Sign the Petition

Tom Goldtooth, Executive Director, Indigenous Environmental Network

Mining (in)justice: at home and abroad

Mining (in)justice: at home and abroad

Nak'azdli FN Councilor Peter Erickson speaking at the Mining (In)Justice conference, May 7-9, 2010, in Toronto, Ontario, Canada. In May, 2010, Community Solidarity Response (CSR) hosted a telling conference on Canada's mining industry, aptly named, "Mining (in)justice: at home and abroad." The three-day event, held during "shareholder's season" in Toronto, featured more than two dozen panels by ... Continue Reading:

This Week from Indian Country today

Cobell deadline extended again
WASHINGTON – Faced with the prospect of a derailed $3.4 billion settlement in the long-running Cobell v. Salazar lawsuit, Indian plaintiffs agreed Friday to another deadline extension in an effort to secure congressional approval. Read more »


Water group seeks more input on snowmaking source
Cobell deadline extended again
New class of state ferries: Kwa-di Tabil
Crazy Bull to receive honorary doctorate
Nisqually, Puyallup, Squaxin Island remove derelict gear
Swinomish will clean up site for future development
Native woman recognized as a pioneer in the aviation field
First graduating class of Pakanapul children’s class
Full schedule of activities at Nuui Cunni
Group forms for Cherokees in Kern County
Cobell deadline in peril
Standing Bear Powwow June 4 – 6 at Bakersfield College
Gov. Jim Doyle signs school mascot bill
Schaghticoke files cert on acknowledgment reversal
Northwest tribes taking strong interest in census
Republicans question Cobell settlement
Decision on a murder’s location affects jurisdiction
Urban American Indians can still be counted
Econ development popular platform on Navajo
Minn. Chippewa members test 1855 treaty rights
Hopi lawmakers drop top attorney, suspend others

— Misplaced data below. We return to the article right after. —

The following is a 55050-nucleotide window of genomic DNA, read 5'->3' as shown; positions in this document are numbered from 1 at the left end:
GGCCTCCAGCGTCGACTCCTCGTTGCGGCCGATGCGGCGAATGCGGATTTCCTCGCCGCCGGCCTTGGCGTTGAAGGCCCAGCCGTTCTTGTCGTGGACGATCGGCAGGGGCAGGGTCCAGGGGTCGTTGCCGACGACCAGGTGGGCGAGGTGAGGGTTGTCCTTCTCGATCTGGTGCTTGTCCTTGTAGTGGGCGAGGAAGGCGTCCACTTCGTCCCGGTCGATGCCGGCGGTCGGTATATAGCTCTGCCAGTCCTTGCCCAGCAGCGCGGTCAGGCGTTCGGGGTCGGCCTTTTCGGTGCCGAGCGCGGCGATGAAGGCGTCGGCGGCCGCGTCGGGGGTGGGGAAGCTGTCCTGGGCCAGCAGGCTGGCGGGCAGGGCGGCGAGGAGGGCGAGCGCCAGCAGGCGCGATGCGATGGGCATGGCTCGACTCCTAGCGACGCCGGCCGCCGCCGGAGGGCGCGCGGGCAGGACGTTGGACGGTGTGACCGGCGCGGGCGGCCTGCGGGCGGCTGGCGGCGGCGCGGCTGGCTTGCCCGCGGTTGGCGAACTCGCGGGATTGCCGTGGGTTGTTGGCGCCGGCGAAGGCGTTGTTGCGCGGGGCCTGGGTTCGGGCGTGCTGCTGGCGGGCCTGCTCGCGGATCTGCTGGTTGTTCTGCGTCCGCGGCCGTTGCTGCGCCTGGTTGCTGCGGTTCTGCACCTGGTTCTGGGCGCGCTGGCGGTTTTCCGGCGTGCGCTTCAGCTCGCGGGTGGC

Partnership formed to promote digitized health information
New feature film slated to shoot in Montana
The fight will continue for KBIC
Controversial words from a controversial person


Great Lakes


Rodriguez: Arizona: A critical resistance boycott

The first rule of any boycott is to keep your eyes on the prize; translated, this means never lose sight of the big picture. Read more »

Related Content
A message of empathy to Arizona
Russell: Raising Arizona for brown people
Russell: Don’t visit Arizona without your papers

For news you won't get from Indian Country Today, see Censored News.

Friday, May 28, 2010

News from Indianz.Com

Rep. Hastings loses bid to change terms of trust settlement (5/28)

Tom Oxendine, decorated Lumbee veteran, passes on at 87 (5/28)

Navajo protesters told to sit in back of room at conference (5/28)

Red Lake Nation receives $2M to operate detention facility (5/28)

IPR: Keweenaw sacred site protest ends with two arrested (5/28)

Indian students upset over fake tribal attire at UCSD event (5/28)

Director of MMS resigns in response to Gulf oil spill disaster (5/28)

Editorial: Obama resolves concerns about who's 'in charge' (5/28)

Osage Nation to file land-into-trust applications for casinos (5/28)

Harold Monteau: Bankruptcy and defaults in Indian gaming (5/28)

Coeur d'Alene Tribe spends $75M for renovations at casino (5/28)

Connecticut tribes face gaming threats from nearby states (5/28)